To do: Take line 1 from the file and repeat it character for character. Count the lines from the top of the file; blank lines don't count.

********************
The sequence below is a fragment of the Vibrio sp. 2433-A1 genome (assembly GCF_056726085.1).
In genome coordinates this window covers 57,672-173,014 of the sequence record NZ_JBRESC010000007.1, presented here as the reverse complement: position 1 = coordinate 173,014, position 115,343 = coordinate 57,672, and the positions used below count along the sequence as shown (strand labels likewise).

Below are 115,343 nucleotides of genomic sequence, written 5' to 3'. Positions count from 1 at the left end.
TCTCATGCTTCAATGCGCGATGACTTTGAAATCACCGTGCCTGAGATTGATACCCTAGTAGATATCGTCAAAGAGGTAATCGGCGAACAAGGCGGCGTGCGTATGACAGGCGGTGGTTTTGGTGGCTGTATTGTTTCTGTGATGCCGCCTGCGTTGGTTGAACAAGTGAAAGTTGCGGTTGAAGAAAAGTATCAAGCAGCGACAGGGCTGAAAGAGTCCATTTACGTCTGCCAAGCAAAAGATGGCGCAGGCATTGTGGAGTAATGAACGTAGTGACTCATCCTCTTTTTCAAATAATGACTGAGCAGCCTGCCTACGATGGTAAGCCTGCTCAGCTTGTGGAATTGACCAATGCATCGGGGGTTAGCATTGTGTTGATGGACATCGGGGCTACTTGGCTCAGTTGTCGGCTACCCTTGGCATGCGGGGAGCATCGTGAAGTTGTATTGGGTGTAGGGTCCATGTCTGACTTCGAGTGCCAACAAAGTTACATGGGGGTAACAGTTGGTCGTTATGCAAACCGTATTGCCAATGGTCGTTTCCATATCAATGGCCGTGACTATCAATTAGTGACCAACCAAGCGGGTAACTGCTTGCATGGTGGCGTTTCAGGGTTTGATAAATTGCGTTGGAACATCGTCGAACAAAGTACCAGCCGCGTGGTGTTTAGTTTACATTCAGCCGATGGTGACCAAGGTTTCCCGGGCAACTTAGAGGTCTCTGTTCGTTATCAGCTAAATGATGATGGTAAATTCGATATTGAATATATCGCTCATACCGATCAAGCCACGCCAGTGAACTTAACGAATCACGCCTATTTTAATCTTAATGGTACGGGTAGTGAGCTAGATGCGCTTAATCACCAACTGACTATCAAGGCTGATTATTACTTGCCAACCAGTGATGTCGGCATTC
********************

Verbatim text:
The sequence below is a fragment of the Vibrio sp. 2433-A1 genome (assembly GCF_056726085.1).